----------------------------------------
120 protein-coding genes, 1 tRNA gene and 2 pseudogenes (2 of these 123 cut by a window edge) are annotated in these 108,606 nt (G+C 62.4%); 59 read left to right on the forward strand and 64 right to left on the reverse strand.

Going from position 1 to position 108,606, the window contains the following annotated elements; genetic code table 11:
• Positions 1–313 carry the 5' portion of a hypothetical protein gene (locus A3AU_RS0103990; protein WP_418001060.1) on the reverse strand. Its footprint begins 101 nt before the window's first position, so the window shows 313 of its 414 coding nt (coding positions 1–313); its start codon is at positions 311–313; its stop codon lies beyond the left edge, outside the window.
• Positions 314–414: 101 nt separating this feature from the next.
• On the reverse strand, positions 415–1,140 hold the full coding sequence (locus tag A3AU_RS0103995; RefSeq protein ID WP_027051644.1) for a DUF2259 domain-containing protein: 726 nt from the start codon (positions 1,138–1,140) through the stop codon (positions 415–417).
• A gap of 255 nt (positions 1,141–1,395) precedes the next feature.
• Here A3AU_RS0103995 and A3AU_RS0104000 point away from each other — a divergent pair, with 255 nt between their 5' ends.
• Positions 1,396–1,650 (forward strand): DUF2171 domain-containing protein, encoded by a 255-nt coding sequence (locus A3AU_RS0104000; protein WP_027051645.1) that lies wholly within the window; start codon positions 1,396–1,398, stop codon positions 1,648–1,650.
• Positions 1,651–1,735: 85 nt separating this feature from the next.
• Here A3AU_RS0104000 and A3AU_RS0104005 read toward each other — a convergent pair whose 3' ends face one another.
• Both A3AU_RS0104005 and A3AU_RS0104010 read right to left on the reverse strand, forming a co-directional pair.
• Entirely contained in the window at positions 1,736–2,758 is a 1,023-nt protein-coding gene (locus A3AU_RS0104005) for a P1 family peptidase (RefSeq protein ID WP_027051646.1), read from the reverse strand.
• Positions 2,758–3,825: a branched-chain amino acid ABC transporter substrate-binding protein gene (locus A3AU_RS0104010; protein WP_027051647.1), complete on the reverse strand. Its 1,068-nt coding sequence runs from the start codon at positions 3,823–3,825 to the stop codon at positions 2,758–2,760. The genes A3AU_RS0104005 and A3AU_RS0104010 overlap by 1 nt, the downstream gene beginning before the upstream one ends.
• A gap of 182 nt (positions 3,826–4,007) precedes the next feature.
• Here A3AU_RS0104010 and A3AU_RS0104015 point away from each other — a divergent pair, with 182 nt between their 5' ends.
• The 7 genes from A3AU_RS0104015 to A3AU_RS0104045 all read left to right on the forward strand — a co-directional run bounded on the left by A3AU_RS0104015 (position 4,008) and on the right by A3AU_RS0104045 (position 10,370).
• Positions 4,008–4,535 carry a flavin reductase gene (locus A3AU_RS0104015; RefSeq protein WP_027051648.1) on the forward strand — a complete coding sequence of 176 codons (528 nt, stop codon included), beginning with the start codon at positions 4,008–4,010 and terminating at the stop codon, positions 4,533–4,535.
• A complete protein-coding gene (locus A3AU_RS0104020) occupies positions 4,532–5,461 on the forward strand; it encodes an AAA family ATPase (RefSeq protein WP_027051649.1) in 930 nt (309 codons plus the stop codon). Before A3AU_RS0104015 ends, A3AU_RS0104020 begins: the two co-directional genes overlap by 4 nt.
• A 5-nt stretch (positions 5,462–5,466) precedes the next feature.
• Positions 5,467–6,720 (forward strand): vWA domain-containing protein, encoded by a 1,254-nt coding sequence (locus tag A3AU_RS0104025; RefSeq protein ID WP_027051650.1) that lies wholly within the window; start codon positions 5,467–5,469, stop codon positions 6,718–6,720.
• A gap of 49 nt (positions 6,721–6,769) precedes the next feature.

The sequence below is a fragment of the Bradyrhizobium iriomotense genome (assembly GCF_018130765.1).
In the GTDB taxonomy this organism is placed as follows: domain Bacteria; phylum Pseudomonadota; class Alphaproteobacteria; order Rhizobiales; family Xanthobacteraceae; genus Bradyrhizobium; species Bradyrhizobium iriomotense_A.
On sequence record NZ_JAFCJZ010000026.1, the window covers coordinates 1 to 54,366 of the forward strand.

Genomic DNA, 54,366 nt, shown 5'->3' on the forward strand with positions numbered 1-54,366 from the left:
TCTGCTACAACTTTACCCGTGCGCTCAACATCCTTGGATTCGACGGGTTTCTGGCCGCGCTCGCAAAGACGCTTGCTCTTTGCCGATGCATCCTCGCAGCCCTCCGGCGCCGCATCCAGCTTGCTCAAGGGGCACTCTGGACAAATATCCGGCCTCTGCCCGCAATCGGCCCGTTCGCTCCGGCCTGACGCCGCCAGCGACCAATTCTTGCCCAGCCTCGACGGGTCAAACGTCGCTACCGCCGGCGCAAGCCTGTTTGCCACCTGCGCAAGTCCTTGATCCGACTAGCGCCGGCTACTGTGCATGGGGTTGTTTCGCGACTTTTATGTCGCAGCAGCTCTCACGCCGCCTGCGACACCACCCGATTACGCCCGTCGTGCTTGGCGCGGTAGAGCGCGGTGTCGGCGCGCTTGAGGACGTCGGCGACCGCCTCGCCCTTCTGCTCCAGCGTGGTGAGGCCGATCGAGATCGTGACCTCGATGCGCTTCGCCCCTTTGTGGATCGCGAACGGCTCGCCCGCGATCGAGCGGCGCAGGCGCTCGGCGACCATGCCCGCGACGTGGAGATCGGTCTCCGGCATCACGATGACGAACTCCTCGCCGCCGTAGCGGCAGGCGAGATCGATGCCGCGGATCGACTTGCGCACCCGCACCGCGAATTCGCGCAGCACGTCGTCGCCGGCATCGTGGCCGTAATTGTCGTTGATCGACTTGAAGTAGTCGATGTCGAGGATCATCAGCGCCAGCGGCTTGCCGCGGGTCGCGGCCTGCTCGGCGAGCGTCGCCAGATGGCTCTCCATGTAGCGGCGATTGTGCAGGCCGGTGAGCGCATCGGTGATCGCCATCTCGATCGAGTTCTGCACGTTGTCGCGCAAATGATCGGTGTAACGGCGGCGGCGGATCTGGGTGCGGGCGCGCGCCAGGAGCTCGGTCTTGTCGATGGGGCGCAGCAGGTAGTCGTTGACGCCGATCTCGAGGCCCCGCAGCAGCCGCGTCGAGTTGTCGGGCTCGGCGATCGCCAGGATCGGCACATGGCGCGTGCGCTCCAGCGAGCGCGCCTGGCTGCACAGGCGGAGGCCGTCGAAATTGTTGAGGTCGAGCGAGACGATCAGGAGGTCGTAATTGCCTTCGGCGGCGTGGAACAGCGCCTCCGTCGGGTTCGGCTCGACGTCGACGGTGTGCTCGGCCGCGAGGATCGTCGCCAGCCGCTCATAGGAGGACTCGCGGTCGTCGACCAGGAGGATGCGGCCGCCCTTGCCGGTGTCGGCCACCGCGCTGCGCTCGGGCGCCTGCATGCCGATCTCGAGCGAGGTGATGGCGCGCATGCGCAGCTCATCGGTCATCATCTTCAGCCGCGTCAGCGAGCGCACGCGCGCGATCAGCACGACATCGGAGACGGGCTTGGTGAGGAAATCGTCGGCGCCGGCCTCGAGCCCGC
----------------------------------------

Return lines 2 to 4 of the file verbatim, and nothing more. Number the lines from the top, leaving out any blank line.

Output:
Going from position 1 to position 108,606, the window contains the following annotated elements; genetic code table 11:
• Positions 1–313 carry the 5' portion of a hypothetical protein gene (locus A3AU_RS0103990; protein WP_418001060.1) on the reverse strand. Its footprint begins 101 nt before the window's first position, so the window shows 313 of its 414 coding nt (coding positions 1–313); its start codon is at positions 311–313; its stop codon lies beyond the left edge, outside the window.
• Positions 314–414: 101 nt separating this feature from the next.